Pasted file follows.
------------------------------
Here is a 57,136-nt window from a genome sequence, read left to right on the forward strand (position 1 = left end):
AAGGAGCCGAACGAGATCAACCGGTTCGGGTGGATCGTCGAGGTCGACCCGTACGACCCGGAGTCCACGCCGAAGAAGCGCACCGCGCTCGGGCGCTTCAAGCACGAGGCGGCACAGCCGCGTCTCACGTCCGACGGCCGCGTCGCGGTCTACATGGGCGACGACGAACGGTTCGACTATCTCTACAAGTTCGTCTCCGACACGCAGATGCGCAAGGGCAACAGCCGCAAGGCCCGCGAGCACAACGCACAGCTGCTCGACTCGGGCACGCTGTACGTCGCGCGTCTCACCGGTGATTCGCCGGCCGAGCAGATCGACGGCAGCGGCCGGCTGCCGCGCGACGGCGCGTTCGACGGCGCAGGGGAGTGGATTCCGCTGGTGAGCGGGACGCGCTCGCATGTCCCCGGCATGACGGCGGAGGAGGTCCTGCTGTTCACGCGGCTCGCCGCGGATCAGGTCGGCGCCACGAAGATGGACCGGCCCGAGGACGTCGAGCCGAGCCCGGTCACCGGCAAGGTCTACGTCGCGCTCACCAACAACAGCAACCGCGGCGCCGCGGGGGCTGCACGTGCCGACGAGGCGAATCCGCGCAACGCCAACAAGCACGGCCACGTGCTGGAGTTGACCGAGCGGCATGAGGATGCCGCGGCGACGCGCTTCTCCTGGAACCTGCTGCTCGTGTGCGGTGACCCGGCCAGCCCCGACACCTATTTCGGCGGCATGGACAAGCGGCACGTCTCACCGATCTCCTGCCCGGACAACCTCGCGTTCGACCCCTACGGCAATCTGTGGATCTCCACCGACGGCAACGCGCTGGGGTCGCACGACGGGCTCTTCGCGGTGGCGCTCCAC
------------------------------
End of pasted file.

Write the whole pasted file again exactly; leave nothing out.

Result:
Here is a 57,136-nt window from a genome sequence, read left to right on the forward strand (position 1 = left end):
AAGGAGCCGAACGAGATCAACCGGTTCGGGTGGATCGTCGAGGTCGACCCGTACGACCCGGAGTCCACGCCGAAGAAGCGCACCGCGCTCGGGCGCTTCAAGCACGAGGCGGCACAGCCGCGTCTCACGTCCGACGGCCGCGTCGCGGTCTACATGGGCGACGACGAACGGTTCGACTATCTCTACAAGTTCGTCTCCGACACGCAGATGCGCAAGGGCAACAGCCGCAAGGCCCGCGAGCACAACGCACAGCTGCTCGACTCGGGCACGCTGTACGTCGCGCGTCTCACCGGTGATTCGCCGGCCGAGCAGATCGACGGCAGCGGCCGGCTGCCGCGCGACGGCGCGTTCGACGGCGCAGGGGAGTGGATTCCGCTGGTGAGCGGGACGCGCTCGCATGTCCCCGGCATGACGGCGGAGGAGGTCCTGCTGTTCACGCGGCTCGCCGCGGATCAGGTCGGCGCCACGAAGATGGACCGGCCCGAGGACGTCGAGCCGAGCCCGGTCACCGGCAAGGTCTACGTCGCGCTCACCAACAACAGCAACCGCGGCGCCGCGGGGGCTGCACGTGCCGACGAGGCGAATCCGCGCAACGCCAACAAGCACGGCCACGTGCTGGAGTTGACCGAGCGGCATGAGGATGCCGCGGCGACGCGCTTCTCCTGGAACCTGCTGCTCGTGTGCGGTGACCCGGCCAGCCCCGACACCTATTTCGGCGGCATGGACAAGCGGCACGTCTCACCGATCTCCTGCCCGGACAACCTCGCGTTCGACCCCTACGGCAATCTGTGGATCTCCACCGACGGCAACGCGCTGGGGTCGCACGACGGGCTCTTCGCGGTGGCGCTCCAC